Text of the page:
Technology in classroom still in the Dark Ages
The lack of computer training in schools is a major failing of the curriculum
IN 1985, when I was in fourth class in the CBS primary school in Ennis, Co Clare, a computer arrived into our classroom.
We must have been one of the first schools in the area to get a computer and our teacher, Mr Carmody, recognised the manner in which this piece of machinery could be of benefit to class learning.
He began to organise geography and other learning to be taken on the computer, and once a week we’d take our turn identifying the Twelve Pins or the Three Sisters on a map of Ireland on the screen.
When not in use, the computer was kept under a dust sheet and it maintained a sort of mystical quality and was not to be interfered with. By the time I started secondary school in the early 1990s, a computer laboratory was developed and we did take some additional computer classes, learning for example how computers worked and also some basic programme applications.
It wasn’t until third level when I did the European Computer Driving Licence, almost a decade after first interacting with a computer in fourth class, that I finally began to get a solid foundation in computer and IT learning.
The lack of ICT (information and computer technology) learning and tuition in our education system in the 1980s and 1990s can be excused by the fact that computer technology had yet to become such an integral part of everyday life.
Emails were yet to overtake letters as the preferred form of written communication and mobile phone and internet technology was in its infancy.
In the coming weeks, my son will finish his primary education in a very dedicated and conscientious rural school. He too has access to a computer in his classroom, and there is the added benefit of whiteboard interactive technology. But I would argue that he has had roughly the same amount of individual ICT learning as I had almost a quarter of a century ago. That, to my mind, is a major failing of the Irish schools curriculum. Movements such
as Coder Dojo, a voluntary peer-to-peer children’s computer club, are having to fill the gap in children’s ICT learning.
Many schools at both primary and second level have IT facilities, including dedicated computer labs, classroom computers and interactive whiteboard technology. But the fact remains that digital literacy in Ireland
is not seen as important enough to teach as a standalone subject and more often than not is taught only when it can enhance or complement the current curriculum.
Some students who are fortunate enough to be in a school where fundraising activities allow for the most up-to-date IT infrastructure will get a better ICT education than others.
Schools in disadvantaged areas may have been able to access capital grants for IT equipment, but the maintenance of these facilities can cost anything up to €3,000 a year. For schools already struggling under existing budgetary constraints, inevitably it will fall on an ICT-savvy member of staff to try to fit in maintaining the equipment around their other duties.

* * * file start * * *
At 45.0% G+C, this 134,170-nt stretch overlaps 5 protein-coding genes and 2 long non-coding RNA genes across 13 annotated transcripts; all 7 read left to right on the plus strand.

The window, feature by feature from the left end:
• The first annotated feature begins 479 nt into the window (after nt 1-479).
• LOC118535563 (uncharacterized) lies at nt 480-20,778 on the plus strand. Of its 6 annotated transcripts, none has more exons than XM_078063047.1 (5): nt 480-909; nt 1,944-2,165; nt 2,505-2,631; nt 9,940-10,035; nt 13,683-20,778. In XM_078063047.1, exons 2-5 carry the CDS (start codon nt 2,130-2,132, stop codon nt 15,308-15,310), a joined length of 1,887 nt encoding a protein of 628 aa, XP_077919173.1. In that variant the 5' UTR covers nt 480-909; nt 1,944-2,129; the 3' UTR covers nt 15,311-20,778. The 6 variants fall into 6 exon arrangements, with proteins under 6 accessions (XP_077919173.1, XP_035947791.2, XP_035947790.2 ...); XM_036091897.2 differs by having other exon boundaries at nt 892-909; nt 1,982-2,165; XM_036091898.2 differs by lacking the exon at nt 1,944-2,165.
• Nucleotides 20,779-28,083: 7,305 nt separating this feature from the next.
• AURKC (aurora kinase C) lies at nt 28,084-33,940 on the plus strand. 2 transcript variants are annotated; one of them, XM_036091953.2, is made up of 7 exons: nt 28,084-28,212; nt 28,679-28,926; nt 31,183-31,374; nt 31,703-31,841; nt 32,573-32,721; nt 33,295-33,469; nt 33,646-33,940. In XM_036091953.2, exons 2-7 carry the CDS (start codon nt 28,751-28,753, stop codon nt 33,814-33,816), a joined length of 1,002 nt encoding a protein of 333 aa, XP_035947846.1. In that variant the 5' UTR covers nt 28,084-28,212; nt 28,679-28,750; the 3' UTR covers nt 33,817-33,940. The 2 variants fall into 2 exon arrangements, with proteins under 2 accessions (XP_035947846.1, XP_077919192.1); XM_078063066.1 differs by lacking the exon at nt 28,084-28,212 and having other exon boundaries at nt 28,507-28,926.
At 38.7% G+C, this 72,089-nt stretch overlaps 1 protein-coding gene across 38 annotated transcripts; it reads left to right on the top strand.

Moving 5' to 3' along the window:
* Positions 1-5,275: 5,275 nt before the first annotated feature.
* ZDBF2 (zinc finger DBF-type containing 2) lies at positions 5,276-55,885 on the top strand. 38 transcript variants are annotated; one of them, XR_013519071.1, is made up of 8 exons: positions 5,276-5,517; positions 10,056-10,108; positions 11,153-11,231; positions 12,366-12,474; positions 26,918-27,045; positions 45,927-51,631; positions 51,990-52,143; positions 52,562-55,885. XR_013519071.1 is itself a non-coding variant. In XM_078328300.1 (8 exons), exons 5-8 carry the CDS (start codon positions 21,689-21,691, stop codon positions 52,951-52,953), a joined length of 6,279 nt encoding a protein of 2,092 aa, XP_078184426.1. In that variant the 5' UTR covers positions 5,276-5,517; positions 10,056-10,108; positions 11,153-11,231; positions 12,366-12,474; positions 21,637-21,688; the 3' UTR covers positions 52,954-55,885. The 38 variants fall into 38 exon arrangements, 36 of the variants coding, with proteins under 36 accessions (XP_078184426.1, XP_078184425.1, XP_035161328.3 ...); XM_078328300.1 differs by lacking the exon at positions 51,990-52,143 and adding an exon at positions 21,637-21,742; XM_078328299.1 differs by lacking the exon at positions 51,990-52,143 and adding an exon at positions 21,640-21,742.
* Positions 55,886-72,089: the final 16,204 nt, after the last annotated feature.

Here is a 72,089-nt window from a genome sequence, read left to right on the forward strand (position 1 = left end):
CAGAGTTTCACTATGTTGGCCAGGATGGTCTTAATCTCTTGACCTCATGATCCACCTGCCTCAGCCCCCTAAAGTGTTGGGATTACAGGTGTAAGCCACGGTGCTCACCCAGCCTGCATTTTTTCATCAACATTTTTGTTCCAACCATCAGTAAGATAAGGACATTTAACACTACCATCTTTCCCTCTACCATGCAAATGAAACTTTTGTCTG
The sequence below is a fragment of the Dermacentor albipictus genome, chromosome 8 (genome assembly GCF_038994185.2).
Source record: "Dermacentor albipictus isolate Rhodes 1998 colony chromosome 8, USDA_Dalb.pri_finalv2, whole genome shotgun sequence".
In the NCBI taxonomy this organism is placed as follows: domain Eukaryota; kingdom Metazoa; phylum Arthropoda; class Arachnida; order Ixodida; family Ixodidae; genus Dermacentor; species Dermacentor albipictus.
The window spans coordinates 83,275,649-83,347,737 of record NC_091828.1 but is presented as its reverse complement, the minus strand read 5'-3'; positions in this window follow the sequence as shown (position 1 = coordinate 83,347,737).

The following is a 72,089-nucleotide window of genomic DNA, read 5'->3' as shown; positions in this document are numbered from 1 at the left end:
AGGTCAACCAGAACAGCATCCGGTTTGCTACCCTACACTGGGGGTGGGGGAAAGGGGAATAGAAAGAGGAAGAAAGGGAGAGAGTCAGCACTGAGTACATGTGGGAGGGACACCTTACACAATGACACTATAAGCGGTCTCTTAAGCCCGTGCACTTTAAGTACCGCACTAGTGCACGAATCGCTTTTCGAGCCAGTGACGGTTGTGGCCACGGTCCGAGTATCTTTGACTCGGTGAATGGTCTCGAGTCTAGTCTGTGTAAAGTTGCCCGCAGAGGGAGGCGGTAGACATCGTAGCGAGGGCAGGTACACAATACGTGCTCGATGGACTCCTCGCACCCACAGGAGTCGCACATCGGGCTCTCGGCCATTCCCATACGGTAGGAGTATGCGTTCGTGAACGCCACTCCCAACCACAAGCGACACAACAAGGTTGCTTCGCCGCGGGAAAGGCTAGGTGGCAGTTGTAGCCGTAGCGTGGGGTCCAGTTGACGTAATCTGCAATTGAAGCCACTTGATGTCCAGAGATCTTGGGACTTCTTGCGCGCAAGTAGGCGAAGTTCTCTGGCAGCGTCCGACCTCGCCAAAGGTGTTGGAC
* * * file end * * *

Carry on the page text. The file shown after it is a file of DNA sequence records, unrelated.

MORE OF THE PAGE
And how many teachers in Irish classrooms have computer science or computer networking qualifications? In many other countries in Europe, dedicated technicians are available to schools to help maintain IT systems, and computer science graduates are being sought out for class teaching.
There is also the issue of the use of computers under the current curriculum. Digital literacy is being recognised as integral to education and curriculums around Europe, from Sweden to the UK, are being reorganised to reflect this.
We are still in the Dark Ages
in Ireland regarding the approach to and understanding of the importance of digital literacy and how it should be imparted.
Typing is not taught to students. We force them to power down their powerful mobile phone technologies as they enter schools in the morning and prefer that they carry around bags with up to a dozen heavy books from a young age. How many students leave the Irish education system with the ability to do some basic coding? Build a website?
Know their way around applications such as Powerpoint, Excel and Word? How many language students in primary or secondary school have skyped native speakers of their new language in class?
Some changes are being planned by the National Council for Curriculum and Assessment, including a short, 100-hour on coding that will be available for schools from 2014 for the junior cycle curriculum.
The new Junior Certificate examination will also feature 40 per cent portfolio work and the intention is for this to be produced or submitted on a digital platform.
At present, the council is working with industry partners on how best to do this for schools, and the recent Government commitments with regards to provision of 100MG broadband for all post-primary schools is a welcome step forward.
When I’ve had this debate with individual teachers, many of them recognise that ICT learning is ad hoc and not in keeping with the vast societal changes. Some schools are doing great work.
But Teachers’ Union of Ireland president Bernie Ruane is correct when she says there has been a “lack of real engagement on best national practice for the use of new technology in the classroom . . . ”
Teachers are already trying to cope with an unnecessarily broad curriculum – often the argument centres around what subjects should be dropped to develop computer learning. The question we should be asking is why teaching joined-up handwriting is seen as more important than learning to type or code in our current schools system.